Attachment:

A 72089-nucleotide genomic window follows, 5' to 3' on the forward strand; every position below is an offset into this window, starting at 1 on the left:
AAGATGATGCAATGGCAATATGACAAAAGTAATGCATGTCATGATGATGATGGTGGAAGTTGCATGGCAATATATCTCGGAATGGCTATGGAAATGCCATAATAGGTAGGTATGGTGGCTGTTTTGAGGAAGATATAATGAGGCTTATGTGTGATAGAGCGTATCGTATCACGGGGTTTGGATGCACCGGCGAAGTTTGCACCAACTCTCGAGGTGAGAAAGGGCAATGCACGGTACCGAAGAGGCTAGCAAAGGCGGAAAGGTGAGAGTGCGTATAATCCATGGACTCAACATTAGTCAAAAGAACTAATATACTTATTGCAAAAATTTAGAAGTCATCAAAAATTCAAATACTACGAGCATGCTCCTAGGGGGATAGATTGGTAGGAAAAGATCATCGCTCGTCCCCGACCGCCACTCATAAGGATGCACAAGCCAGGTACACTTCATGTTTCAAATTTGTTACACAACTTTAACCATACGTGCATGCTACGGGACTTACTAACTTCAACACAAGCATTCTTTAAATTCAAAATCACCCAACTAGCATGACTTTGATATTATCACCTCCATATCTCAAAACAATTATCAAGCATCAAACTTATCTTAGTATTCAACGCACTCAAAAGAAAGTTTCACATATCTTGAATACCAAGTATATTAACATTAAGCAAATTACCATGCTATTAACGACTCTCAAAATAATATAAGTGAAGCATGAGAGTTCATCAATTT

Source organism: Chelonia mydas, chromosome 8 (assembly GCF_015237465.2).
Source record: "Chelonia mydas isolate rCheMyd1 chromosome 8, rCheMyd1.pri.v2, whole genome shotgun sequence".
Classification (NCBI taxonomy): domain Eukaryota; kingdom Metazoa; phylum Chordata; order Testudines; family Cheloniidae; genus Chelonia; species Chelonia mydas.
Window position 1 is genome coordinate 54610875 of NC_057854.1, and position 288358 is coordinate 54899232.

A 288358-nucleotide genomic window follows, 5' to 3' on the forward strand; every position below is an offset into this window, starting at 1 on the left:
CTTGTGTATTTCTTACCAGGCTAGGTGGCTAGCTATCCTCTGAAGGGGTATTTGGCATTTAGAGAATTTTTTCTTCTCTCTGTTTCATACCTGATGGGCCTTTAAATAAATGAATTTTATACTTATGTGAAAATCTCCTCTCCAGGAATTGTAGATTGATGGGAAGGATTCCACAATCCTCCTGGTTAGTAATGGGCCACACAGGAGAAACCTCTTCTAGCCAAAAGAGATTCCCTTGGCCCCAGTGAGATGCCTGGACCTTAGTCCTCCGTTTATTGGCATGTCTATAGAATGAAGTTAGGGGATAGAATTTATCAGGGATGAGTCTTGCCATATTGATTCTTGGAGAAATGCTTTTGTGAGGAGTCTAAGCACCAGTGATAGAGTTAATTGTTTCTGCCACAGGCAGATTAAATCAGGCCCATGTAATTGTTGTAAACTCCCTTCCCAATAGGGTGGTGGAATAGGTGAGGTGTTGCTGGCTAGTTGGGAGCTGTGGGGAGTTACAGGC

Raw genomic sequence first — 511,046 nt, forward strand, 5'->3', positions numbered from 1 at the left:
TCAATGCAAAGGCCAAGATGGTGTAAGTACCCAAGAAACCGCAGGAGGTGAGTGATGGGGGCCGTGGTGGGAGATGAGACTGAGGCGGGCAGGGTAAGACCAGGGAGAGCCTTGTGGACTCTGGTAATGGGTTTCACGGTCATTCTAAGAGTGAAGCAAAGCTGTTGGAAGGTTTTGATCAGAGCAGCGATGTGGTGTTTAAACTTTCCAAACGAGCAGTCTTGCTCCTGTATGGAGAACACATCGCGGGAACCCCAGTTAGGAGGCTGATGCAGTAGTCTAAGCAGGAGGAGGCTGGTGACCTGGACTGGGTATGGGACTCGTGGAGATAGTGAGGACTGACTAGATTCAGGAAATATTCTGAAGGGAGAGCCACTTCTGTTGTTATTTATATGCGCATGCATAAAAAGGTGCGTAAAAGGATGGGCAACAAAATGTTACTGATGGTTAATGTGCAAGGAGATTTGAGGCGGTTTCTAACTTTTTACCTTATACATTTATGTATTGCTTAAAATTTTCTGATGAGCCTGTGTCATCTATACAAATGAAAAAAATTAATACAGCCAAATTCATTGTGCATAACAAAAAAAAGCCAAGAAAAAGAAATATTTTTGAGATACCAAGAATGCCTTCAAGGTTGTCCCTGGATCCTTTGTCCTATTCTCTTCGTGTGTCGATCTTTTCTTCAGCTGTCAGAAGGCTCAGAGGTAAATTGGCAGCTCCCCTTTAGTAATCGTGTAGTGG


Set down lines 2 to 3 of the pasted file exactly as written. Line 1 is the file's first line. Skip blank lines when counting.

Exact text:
AAGATGATGCAATGGCAATATGACAAAAGTAATGCATGTCATGATGATGATGGTGGAAGTTGCATGGCAATATATCTCGGAATGGCTATGGAAATGCCATAATAGGTAGGTATGGTGGCTGTTTTGAGGAAGATATAATGAGGCTTATGTGTGATAGAGCGTATCGTATCACGGGGTTTGGATGCACCGGCGAAGTTTGCACCAACTCTCGAGGTGAGAAAGGGCAATGCACGGTACCGAAGAGGCTAGCAAAGGCGGAAAGGTGAGAGTGCGTATAATCCATGGACTCAACATTAGTCAAAAGAACTAATATACTTATTGCAAAAATTTAGAAGTCATCAAAAATTCAAATACTACGAGCATGCTCCTAGGGGGATAGATTGGTAGGAAAAGATCATCGCTCGTCCCCGACCGCCACTCATAAGGATGCACAAGCCAGGTACACTTCATGTTTCAAATTTGTTACACAACTTTAACCATACGTGCATGCTACGGGACTTACTAACTTCAACACAAGCATTCTTTAAATTCAAAATCACCCAACTAGCATGACTTTGATATTATCACCTCCATATCTCAAAACAATTATCAAGCATCAAACTTATCTTAGTATTCAACGCACTCAAAAGAAAGTTTCACATATCTTGAATACCAAGTATATTAACATTAAGCAAATTACCATGCTATTAACGACTCTCAAAATAATATAAGTGAAGCATGAGAGTTCATCAATTT

Source organism: Chelonia mydas, chromosome 8 (assembly GCF_015237465.2).